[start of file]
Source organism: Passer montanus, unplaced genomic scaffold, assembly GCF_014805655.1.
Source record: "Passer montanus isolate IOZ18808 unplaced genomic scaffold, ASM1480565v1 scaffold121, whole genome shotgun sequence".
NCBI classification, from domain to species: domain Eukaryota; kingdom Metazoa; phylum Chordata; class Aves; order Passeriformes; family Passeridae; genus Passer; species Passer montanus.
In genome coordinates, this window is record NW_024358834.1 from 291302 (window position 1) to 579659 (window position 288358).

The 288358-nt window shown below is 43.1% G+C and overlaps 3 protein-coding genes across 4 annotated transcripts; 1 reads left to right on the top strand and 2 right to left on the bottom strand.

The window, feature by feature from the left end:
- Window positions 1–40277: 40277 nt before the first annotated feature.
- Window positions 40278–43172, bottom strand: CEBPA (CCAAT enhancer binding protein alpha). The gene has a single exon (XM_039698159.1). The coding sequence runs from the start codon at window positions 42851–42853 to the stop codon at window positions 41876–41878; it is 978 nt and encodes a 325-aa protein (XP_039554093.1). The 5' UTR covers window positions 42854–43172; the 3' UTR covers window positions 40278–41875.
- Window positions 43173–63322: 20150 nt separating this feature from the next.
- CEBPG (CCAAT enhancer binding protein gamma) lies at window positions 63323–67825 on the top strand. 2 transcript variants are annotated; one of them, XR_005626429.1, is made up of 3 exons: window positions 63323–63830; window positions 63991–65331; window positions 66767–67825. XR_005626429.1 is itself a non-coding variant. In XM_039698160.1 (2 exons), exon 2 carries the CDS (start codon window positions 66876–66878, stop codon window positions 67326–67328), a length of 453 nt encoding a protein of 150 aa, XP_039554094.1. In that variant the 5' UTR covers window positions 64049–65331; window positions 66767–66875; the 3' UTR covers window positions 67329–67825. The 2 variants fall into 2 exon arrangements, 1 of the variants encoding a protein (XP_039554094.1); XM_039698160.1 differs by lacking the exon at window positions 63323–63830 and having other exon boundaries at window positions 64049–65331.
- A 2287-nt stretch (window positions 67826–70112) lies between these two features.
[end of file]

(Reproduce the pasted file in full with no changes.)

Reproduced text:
Source organism: Passer montanus, unplaced genomic scaffold, assembly GCF_014805655.1.
Source record: "Passer montanus isolate IOZ18808 unplaced genomic scaffold, ASM1480565v1 scaffold121, whole genome shotgun sequence".
NCBI classification, from domain to species: domain Eukaryota; kingdom Metazoa; phylum Chordata; class Aves; order Passeriformes; family Passeridae; genus Passer; species Passer montanus.
In genome coordinates, this window is record NW_024358834.1 from 291302 (window position 1) to 579659 (window position 288358).

The 288358-nt window shown below is 43.1% G+C and overlaps 3 protein-coding genes across 4 annotated transcripts; 1 reads left to right on the top strand and 2 right to left on the bottom strand.

The window, feature by feature from the left end:
- Window positions 1–40277: 40277 nt before the first annotated feature.
- Window positions 40278–43172, bottom strand: CEBPA (CCAAT enhancer binding protein alpha). The gene has a single exon (XM_039698159.1). The coding sequence runs from the start codon at window positions 42851–42853 to the stop codon at window positions 41876–41878; it is 978 nt and encodes a 325-aa protein (XP_039554093.1). The 5' UTR covers window positions 42854–43172; the 3' UTR covers window positions 40278–41875.
- Window positions 43173–63322: 20150 nt separating this feature from the next.
- CEBPG (CCAAT enhancer binding protein gamma) lies at window positions 63323–67825 on the top strand. 2 transcript variants are annotated; one of them, XR_005626429.1, is made up of 3 exons: window positions 63323–63830; window positions 63991–65331; window positions 66767–67825. XR_005626429.1 is itself a non-coding variant. In XM_039698160.1 (2 exons), exon 2 carries the CDS (start codon window positions 66876–66878, stop codon window positions 67326–67328), a length of 453 nt encoding a protein of 150 aa, XP_039554094.1. In that variant the 5' UTR covers window positions 64049–65331; window positions 66767–66875; the 3' UTR covers window positions 67329–67825. The 2 variants fall into 2 exon arrangements, 1 of the variants encoding a protein (XP_039554094.1); XM_039698160.1 differs by lacking the exon at window positions 63323–63830 and having other exon boundaries at window positions 64049–65331.
- A 2287-nt stretch (window positions 67826–70112) lies between these two features.